Having a cat with FLUTD and CRF is a real challenge. As has been mentioned putting her on cosequin for cats can help keep the bladder walls strong and smooth, to help prevent bacteria and crystals from sticking in the bladdder.

She should be on a canned diet, to get as much fluid in her as possible. The food must be low in phosphorus, magnesium and calcium, for both conditions. Reduced sodium would be helpful too, may senior foods are reduced sodium.
post #8 of 12
Thread Starter 
Quote:
Originally Posted by otto
a dirty litter box is the cause of many urinary tract problems in cats.
Is it? How? I've never heard that before, so please explain.

By the way, none of my cats actually have kidney failure. They are just older (8+), and I want to take preventative measures.
post #9 of 12
Quote:
Originally Posted by MissKalamata View Post
Is it? How? I've never heard that before, so please explain.
'Cuz if it's dirty, they won't want to use it, and will hold it longer than they should and......ta da. Urinary problems.
post #10 of 12
Quote:
Originally Posted by MissKalamata View Post
Is it? How? I've never heard that before, so please explain.

By the way, none of my cats actually have kidney failure. They are just older (8+), and I want to take preventative measures.
Well, keeping a clean litter box is a very important step in keeping your cats healthy.

They will avoid using the box, which means holding it too long. They will hold both poop (which can cause constipation and megacolon) and pee (which can cause bladder infections, urinary tract infections and kidney infections. a kidney infection is not the same thing as CRF)

The box is full of bacteria and every time they squat they risk getting bacteria in their urethra and other sensitive areas. It's unsanitary and unhygienic for everyone living in the house.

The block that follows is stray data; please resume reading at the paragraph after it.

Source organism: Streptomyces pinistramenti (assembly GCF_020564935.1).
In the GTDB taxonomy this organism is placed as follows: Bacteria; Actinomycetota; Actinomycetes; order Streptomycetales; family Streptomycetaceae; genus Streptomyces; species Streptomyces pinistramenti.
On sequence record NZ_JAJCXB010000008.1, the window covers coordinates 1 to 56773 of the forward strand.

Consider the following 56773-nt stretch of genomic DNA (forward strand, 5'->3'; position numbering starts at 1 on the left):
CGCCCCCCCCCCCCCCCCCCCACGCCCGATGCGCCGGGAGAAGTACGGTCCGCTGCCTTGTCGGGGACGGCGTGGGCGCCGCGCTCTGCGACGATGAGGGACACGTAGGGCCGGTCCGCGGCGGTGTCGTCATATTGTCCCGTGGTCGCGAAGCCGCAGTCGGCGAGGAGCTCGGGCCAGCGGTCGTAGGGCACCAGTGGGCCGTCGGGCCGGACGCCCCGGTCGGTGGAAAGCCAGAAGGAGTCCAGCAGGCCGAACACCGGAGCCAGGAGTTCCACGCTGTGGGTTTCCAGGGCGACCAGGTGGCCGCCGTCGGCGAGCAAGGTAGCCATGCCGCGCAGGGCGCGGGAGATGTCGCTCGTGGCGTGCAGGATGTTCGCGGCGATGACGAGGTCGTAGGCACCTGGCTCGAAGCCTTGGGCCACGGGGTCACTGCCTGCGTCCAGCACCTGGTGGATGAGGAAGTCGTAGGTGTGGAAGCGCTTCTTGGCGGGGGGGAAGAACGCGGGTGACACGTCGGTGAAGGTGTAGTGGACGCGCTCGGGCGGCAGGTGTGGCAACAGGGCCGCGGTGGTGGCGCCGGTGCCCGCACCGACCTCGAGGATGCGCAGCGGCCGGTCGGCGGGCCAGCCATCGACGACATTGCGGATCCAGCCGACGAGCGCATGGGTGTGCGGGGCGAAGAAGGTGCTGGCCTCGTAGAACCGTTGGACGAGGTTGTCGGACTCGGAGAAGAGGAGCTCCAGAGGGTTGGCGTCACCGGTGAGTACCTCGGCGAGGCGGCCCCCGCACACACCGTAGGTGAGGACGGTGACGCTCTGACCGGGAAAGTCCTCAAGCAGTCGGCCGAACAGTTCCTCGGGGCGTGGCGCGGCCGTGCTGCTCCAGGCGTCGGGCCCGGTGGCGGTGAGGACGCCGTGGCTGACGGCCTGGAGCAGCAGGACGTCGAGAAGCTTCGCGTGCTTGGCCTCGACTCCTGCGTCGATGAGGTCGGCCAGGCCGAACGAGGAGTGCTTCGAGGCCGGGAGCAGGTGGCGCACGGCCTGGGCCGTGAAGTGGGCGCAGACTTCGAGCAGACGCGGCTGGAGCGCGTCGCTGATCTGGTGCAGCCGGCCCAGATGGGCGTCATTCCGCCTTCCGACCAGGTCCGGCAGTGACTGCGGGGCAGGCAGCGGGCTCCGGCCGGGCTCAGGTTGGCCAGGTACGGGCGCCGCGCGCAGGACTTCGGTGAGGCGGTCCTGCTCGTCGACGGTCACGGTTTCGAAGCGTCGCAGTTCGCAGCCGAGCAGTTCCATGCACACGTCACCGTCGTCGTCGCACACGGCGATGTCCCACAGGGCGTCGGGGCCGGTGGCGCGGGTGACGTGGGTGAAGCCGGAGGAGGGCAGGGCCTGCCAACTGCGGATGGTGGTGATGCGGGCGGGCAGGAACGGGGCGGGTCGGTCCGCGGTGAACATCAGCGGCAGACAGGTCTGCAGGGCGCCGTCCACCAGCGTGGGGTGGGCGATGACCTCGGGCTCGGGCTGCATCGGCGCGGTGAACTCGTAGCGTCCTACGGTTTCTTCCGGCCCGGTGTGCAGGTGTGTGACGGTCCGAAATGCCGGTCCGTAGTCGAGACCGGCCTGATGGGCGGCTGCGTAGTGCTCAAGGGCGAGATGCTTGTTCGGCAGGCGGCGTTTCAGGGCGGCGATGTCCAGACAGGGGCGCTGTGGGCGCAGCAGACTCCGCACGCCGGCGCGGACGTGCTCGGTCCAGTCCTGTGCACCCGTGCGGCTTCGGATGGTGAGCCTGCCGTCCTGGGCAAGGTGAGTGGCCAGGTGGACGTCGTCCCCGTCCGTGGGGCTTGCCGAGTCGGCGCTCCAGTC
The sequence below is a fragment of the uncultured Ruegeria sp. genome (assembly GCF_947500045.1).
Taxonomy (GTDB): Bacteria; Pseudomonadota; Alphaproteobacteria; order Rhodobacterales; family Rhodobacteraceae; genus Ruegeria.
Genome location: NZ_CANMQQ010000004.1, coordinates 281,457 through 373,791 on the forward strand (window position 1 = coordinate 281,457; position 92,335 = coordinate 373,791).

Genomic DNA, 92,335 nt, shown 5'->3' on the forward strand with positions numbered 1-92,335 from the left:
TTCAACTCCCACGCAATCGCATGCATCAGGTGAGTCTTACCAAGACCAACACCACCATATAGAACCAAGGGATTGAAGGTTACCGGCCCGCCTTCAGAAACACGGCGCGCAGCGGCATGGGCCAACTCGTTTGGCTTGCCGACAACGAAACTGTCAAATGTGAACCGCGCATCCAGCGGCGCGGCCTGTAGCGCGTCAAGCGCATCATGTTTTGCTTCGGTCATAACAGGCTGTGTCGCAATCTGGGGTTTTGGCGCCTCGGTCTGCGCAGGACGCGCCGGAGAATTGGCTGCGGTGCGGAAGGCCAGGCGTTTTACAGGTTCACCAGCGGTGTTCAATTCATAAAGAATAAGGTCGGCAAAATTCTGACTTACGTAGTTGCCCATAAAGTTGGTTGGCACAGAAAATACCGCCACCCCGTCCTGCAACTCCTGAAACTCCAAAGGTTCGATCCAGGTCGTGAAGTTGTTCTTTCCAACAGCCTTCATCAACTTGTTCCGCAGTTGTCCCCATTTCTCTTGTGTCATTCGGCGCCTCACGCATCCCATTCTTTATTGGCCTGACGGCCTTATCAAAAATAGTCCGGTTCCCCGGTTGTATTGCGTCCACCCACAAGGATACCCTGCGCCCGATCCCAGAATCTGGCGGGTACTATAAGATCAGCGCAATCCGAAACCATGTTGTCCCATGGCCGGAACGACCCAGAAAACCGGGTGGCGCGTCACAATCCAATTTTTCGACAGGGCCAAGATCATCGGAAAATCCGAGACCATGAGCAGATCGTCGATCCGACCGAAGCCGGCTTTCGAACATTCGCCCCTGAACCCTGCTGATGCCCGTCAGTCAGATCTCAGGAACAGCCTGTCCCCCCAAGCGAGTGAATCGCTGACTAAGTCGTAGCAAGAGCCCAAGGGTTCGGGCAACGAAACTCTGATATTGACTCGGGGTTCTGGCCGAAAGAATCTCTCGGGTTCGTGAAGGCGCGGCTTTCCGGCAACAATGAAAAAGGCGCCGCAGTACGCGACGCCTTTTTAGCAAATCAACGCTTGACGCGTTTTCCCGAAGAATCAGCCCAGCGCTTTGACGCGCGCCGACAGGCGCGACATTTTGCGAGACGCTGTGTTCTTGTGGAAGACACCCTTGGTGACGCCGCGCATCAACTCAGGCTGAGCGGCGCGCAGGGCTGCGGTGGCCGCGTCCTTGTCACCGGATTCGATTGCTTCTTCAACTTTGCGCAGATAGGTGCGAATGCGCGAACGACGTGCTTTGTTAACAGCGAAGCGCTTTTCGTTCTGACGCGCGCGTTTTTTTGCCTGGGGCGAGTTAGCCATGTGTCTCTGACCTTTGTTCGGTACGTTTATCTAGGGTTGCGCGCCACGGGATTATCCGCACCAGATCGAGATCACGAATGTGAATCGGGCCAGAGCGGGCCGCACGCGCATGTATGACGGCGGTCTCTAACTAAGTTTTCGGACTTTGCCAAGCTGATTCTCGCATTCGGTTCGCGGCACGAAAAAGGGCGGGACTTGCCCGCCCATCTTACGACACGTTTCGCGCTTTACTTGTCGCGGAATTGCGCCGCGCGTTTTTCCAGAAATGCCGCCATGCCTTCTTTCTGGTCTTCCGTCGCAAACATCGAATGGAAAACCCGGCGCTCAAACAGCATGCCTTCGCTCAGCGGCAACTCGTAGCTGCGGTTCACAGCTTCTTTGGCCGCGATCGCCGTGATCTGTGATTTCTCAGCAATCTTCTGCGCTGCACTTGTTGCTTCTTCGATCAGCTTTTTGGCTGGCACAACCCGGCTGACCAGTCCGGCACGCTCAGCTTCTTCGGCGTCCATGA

Cats are fastidious by nature. A dirty litter box can cause stress, and stress can cause illness. Including kidney failure.

I am not trying to be rude, but...would you like to use a filthy toilet full of poop and pee?

And on the kidney failure prevention check list, be sure your cats have healthy teeth and gums. Periodontal disease can also cause kidney disease.
post #11 of 12
Thread Starter 
I suppose that makes sense....

Well, while we're off-topic, I might as well ask some more questions about litter. Do those automatic litter boxes actually work, how high is the price (probably absurdly so), and are they built such that I can scoop the litter myself if I want to? My schedule is such that I am away for days at a time and unable to scoop litter boxes for those days.



After that, back on topic please...can anyone answer my original questions on food?
post #12 of 12
Many conditions such as renal failure or urinary problems are treated with medication and a prescription diet by a vet. Have you asked your vet about specific dietary concerns?

I believe I read that one of your cats had a problem with crystals in the urine before? Did the vet tell you to change the food? Different foods will be suggested according to the type of crystals found in the urine.

The questions you asked about a happy medium food may need to be answered by your vet first. Let everyone know if they need a prescription food or what the vet suggests and then suggestions can be made for a food that might be substituted.

Sorry that's not much help, but with those type health issues it is best to get the vets suggestions for specific needs first.